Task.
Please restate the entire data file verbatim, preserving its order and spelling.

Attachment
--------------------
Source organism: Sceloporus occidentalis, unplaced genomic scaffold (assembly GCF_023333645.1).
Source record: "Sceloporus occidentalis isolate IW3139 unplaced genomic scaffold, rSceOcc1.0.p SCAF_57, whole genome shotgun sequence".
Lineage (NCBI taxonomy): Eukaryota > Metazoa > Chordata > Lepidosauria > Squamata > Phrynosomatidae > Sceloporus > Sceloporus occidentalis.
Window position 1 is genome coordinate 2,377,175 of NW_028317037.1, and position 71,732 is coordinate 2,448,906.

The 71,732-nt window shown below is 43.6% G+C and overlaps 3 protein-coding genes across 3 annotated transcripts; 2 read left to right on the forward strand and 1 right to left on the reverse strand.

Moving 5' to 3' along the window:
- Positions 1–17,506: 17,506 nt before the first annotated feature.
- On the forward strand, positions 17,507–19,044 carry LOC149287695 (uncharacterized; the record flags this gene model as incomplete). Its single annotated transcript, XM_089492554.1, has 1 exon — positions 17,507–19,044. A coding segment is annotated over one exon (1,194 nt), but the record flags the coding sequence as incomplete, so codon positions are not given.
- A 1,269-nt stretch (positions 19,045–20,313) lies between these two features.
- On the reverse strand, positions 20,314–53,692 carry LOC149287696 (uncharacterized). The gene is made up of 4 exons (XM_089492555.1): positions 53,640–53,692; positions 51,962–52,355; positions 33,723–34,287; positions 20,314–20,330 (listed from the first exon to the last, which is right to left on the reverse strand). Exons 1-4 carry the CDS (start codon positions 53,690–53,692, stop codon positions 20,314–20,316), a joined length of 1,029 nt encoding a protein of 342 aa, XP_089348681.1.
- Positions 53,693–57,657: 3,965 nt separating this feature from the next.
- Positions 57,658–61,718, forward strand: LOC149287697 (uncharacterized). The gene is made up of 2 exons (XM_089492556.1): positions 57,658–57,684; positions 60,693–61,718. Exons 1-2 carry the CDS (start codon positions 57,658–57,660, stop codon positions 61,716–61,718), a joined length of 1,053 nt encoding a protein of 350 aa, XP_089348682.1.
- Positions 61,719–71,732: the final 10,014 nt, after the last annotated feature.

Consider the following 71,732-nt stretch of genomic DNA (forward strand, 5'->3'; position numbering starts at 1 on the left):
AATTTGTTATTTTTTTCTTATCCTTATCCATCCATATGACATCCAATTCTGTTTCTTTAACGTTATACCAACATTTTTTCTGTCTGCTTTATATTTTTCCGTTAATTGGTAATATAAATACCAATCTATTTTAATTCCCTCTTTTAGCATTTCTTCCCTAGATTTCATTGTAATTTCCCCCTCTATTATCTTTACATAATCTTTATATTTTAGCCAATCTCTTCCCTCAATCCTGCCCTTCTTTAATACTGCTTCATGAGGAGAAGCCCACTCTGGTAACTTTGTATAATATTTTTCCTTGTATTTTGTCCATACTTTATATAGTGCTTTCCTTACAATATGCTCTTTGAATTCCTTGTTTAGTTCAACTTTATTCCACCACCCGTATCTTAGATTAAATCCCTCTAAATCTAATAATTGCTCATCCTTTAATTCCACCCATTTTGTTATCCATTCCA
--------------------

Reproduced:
Source organism: Sceloporus occidentalis, unplaced genomic scaffold (assembly GCF_023333645.1).
Source record: "Sceloporus occidentalis isolate IW3139 unplaced genomic scaffold, rSceOcc1.0.p SCAF_57, whole genome shotgun sequence".
Lineage (NCBI taxonomy): Eukaryota > Metazoa > Chordata > Lepidosauria > Squamata > Phrynosomatidae > Sceloporus > Sceloporus occidentalis.
Window position 1 is genome coordinate 2,377,175 of NW_028317037.1, and position 71,732 is coordinate 2,448,906.

The 71,732-nt window shown below is 43.6% G+C and overlaps 3 protein-coding genes across 3 annotated transcripts; 2 read left to right on the forward strand and 1 right to left on the reverse strand.

Moving 5' to 3' along the window:
- Positions 1–17,506: 17,506 nt before the first annotated feature.
- On the forward strand, positions 17,507–19,044 carry LOC149287695 (uncharacterized; the record flags this gene model as incomplete). Its single annotated transcript, XM_089492554.1, has 1 exon — positions 17,507–19,044. A coding segment is annotated over one exon (1,194 nt), but the record flags the coding sequence as incomplete, so codon positions are not given.
- A 1,269-nt stretch (positions 19,045–20,313) lies between these two features.
- On the reverse strand, positions 20,314–53,692 carry LOC149287696 (uncharacterized). The gene is made up of 4 exons (XM_089492555.1): positions 53,640–53,692; positions 51,962–52,355; positions 33,723–34,287; positions 20,314–20,330 (listed from the first exon to the last, which is right to left on the reverse strand). Exons 1-4 carry the CDS (start codon positions 53,690–53,692, stop codon positions 20,314–20,316), a joined length of 1,029 nt encoding a protein of 342 aa, XP_089348681.1.
- Positions 53,693–57,657: 3,965 nt separating this feature from the next.
- Positions 57,658–61,718, forward strand: LOC149287697 (uncharacterized). The gene is made up of 2 exons (XM_089492556.1): positions 57,658–57,684; positions 60,693–61,718. Exons 1-2 carry the CDS (start codon positions 57,658–57,660, stop codon positions 61,716–61,718), a joined length of 1,053 nt encoding a protein of 350 aa, XP_089348682.1.
- Positions 61,719–71,732: the final 10,014 nt, after the last annotated feature.

Consider the following 71,732-nt stretch of genomic DNA (forward strand, 5'->3'; position numbering starts at 1 on the left):
AATTTGTTATTTTTTTCTTATCCTTATCCATCCATATGACATCCAATTCTGTTTCTTTAACGTTATACCAACATTTTTTCTGTCTGCTTTATATTTTTCCGTTAATTGGTAATATAAATACCAATCTATTTTAATTCCCTCTTTTAGCATTTCTTCCCTAGATTTCATTGTAATTTCCCCCTCTATTATCTTTACATAATCTTTATATTTTAGCCAATCTCTTCCCTCAATCCTGCCCTTCTTTAATACTGCTTCATGAGGAGAAGCCCACTCTGGTAACTTTGTATAATATTTTTCCTTGTATTTTGTCCATACTTTATATAGTGCTTTCCTTACAATATGCTCTTTGAATTCCTTGTTTAGTTCAACTTTATTCCACCACCCGTATCTTAGATTAAATCCCTCTAAATCTAATAATTGCTCATCCTTTAATTCCACCCATTTTGTTATCCATTCCA